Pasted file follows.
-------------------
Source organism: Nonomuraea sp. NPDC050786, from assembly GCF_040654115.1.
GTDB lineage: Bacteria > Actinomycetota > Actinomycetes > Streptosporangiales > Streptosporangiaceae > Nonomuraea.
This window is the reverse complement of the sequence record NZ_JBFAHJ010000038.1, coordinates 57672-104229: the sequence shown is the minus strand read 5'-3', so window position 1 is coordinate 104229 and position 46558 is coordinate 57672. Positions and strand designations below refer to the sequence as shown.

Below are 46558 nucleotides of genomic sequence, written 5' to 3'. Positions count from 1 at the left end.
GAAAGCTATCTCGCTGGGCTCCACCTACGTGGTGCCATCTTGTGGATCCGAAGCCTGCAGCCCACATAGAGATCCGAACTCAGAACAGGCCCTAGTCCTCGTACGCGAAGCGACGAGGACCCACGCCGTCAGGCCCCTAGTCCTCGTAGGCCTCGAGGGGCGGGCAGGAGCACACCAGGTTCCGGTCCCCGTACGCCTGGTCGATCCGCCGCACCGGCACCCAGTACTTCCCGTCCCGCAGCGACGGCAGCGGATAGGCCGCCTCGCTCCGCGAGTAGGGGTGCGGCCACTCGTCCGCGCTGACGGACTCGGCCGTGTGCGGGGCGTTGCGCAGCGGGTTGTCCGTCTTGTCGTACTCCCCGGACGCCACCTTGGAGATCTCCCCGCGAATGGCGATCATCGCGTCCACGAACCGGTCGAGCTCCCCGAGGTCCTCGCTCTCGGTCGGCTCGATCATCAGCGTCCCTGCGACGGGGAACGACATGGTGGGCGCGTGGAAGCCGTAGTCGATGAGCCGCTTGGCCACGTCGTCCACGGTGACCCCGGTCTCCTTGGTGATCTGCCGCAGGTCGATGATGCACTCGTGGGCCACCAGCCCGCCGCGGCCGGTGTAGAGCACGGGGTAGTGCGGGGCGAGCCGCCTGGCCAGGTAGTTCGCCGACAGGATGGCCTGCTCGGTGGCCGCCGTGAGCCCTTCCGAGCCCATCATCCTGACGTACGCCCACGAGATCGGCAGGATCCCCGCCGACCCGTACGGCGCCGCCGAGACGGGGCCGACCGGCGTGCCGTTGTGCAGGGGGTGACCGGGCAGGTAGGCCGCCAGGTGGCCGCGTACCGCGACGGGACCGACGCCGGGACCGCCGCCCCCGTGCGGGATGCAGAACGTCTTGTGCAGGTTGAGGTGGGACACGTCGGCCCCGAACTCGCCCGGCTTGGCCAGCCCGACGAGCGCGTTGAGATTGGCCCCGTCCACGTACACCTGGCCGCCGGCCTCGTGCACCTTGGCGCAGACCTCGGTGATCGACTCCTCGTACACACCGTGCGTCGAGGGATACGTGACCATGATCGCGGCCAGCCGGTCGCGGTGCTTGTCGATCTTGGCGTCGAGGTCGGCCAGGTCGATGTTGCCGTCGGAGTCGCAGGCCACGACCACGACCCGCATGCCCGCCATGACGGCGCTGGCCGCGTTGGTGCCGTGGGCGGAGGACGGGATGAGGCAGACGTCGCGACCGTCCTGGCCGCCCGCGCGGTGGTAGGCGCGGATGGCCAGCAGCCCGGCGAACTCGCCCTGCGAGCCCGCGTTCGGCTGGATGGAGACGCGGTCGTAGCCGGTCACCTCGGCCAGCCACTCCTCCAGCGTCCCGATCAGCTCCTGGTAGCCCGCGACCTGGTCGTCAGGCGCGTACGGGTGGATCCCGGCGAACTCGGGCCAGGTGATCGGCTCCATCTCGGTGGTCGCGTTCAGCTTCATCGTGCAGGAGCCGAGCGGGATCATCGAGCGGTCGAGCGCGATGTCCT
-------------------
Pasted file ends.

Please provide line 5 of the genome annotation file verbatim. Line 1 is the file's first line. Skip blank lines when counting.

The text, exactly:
GAAAGCTATCTCGCTGGGCTCCACCTACGTGGTGCCATCTTGTGGATCCGAAGCCTGCAGCCCACATAGAGATCCGAACTCAGAACAGGCCCTAGTCCTCGTACGCGAAGCGACGAGGACCCACGCCGTCAGGCCCCTAGTCCTCGTAGGCCTCGAGGGGCGGGCAGGAGCACACCAGGTTCCGGTCCCCGTACGCCTGGTCGATCCGCCGCACCGGCACCCAGTACTTCCCGTCCCGCAGCGACGGCAGCGGATAGGCCGCCTCGCTCCGCGAGTAGGGGTGCGGCCACTCGTCCGCGCTGACGGACTCGGCCGTGTGCGGGGCGTTGCGCAGCGGGTTGTCCGTCTTGTCGTACTCCCCGGACGCCACCTTGGAGATCTCCCCGCGAATGGCGATCATCGCGTCCACGAACCGGTCGAGCTCCCCGAGGTCCTCGCTCTCGGTCGGCTCGATCATCAGCGTCCCTGCGACGGGGAACGACATGGTGGGCGCGTGGAAGCCGTAGTCGATGAGCCGCTTGGCCACGTCGTCCACGGTGACCCCGGTCTCCTTGGTGATCTGCCGCAGGTCGATGATGCACTCGTGGGCCACCAGCCCGCCGCGGCCGGTGTAGAGCACGGGGTAGTGCGGGGCGAGCCGCCTGGCCAGGTAGTTCGCCGACAGGATGGCCTGCTCGGTGGCCGCCGTGAGCCCTTCCGAGCCCATCATCCTGACGTACGCCCACGAGATCGGCAGGATCCCCGCCGACCCGTACGGCGCCGCCGAGACGGGGCCGACCGGCGTGCCGTTGTGCAGGGGGTGACCGGGCAGGTAGGCCGCCAGGTGGCCGCGTACCGCGACGGGACCGACGCCGGGACCGCCGCCCCCGTGCGGGATGCAGAACGTCTTGTGCAGGTTGAGGTGGGACACGTCGGCCCCGAACTCGCCCGGCTTGGCCAGCCCGACGAGCGCGTTGAGATTGGCCCCGTCCACGTACACCTGGCCGCCGGCCTCGTGCACCTTGGCGCAGACCTCGGTGATCGACTCCTCGTACACACCGTGCGTCGAGGGATACGTGACCATGATCGCGGCCAGCCGGTCGCGGTGCTTGTCGATCTTGGCGTCGAGGTCGGCCAGGTCGATGTTGCCGTCGGAGTCGCAGGCCACGACCACGACCCGCATGCCCGCCATGACGGCGCTGGCCGCGTTGGTGCCGTGGGCGGAGGACGGGATGAGGCAGACGTCGCGACCGTCCTGGCCGCCCGCGCGGTGGTAGGCGCGGATGGCCAGCAGCCCGGCGAACTCGCCCTGCGAGCCCGCGTTCGGCTGGATGGAGACGCGGTCGTAGCCGGTCACCTCGGCCAGCCACTCCTCCAGCGTCCCGATCAGCTCCTGGTAGCCCGCGACCTGGTCGTCAGGCGCGTACGGGTGGATCCCGGCGAACTCGGGCCAGGTGATCGGCTCCATCTCGGTGGTCGCGTTCAGCTTCATCGTGCAGGAGCCGAGCGGGATCATCGAGCGGTCGAGCGCGATGTCCT